Motivational Strategies for Enjoyable Learning

In summary, students have a tendency of being motivated if given the opportunity to have free choice and interactive discussion with others. Therefore, the administrations should create atmospheres in schools that make every stakeholder enjoy the process of learning. Studying should identify the weaknesses the pupils have and design measures towards increasing their capabilities. Innovations can only be achieved if the environments in schools give room for free thinking and decision making. The latter can be achieved through closer student-teacher relationship and promotion of hands-on skills among the learners. Therefore, the authoritarian modes of leadership that reduces the morale of students should be eliminated to create a fruitful engagement that attracts success. Overall, the enjoyment of learning is based on the motivational strategies that the teachers device to allow for the mental, social, and physical abilities of the pupils to thrive.


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Foà, C., Brugman, D., & Mancini, T. (2012). School moral atmosphere and normative orientation to explain aggressive and transgressive behaviours at secondary school. Journal of Moral Education, 41(1), 1-22.

Gee, J. P. (2012). Situated language and learning: A critique of traditional schooling. routledge.

Hattie, J. (2012). Visible learning for teachers: Maximizing impact on learning. Routledge.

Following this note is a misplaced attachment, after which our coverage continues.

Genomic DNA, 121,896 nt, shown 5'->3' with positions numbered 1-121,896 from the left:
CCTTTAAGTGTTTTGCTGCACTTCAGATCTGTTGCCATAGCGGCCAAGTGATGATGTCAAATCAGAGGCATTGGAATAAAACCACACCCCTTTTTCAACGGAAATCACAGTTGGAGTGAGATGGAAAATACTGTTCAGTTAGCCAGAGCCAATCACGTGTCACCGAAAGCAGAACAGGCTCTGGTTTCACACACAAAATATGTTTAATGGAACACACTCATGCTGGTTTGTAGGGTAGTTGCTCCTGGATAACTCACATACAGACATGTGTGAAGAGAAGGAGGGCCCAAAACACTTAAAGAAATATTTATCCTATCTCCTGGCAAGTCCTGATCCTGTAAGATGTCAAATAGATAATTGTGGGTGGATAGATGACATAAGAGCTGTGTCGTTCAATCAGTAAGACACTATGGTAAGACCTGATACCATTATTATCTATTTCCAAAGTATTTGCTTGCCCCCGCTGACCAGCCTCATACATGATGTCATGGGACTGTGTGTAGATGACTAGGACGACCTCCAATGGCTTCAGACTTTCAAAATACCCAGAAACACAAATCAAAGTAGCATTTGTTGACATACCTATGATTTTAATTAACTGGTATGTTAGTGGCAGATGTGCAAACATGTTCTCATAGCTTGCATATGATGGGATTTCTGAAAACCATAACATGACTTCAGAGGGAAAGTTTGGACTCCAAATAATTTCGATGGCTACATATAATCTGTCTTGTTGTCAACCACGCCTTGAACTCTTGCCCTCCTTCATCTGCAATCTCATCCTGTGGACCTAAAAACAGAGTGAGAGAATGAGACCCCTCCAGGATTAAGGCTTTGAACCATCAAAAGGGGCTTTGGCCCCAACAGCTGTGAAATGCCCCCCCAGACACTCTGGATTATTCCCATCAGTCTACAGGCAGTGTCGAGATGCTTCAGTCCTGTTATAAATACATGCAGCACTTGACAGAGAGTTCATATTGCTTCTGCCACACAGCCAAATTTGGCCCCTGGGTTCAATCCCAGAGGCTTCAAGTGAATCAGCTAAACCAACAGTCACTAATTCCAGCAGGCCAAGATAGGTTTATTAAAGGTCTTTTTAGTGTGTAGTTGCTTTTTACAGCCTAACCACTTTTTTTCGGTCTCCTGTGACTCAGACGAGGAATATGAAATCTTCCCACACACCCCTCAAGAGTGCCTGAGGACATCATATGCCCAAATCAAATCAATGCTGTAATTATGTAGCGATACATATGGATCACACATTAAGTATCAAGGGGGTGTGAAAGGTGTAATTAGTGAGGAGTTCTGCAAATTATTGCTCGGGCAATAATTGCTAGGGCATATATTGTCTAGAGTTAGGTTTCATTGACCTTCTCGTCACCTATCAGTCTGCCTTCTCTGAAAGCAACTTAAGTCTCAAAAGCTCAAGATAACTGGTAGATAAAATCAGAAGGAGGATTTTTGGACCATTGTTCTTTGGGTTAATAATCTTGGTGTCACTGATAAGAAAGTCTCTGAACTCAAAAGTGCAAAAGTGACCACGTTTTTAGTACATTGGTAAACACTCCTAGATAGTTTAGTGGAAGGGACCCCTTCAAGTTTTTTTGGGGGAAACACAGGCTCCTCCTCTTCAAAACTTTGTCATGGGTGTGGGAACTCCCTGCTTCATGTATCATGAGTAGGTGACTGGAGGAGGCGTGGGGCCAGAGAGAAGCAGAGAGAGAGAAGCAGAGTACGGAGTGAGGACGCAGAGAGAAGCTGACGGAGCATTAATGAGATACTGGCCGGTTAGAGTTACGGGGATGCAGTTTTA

Jones, J. L., Jones, K. A., & Vermette, P. J. (2013, April). Why Don't Students Like School? Willingham, Perkins, and a Comprehensive Model of School Reform. In The Educational Forum (Vol. 77, No. 2, pp. 199-206). Taylor & Francis Group.

Kazak, E., & Polat, S. (2018). School administrators’ instructional leadership behaviors, intergenerational atmosphere, and intergenerational learning in schools. Journal of Intergenerational Relationships, 16(4), 441-462.

Lominé, L. (2012, May). The social purposes of Business education: educational perspectives from the International Baccalaureate. In 19th EDINEB Conference.

Mancini, T., Fruggeri, L., & Panari, C. (2006). An extention of the school moral atmosphere construct, and its association with aggressive behaviours in secondary school. European journal of psychology of education, 21(2), 209.

Vermette, P. (2014). ENGAGING teens in their own learning: 8 keys to student success. Routledge.

Willingham, D. T. (2009). Why don't students like school?: A cognitive scientist answers questions about how the mind works and what it means for the classroom. John Wiley & Sons.

August 14, 2023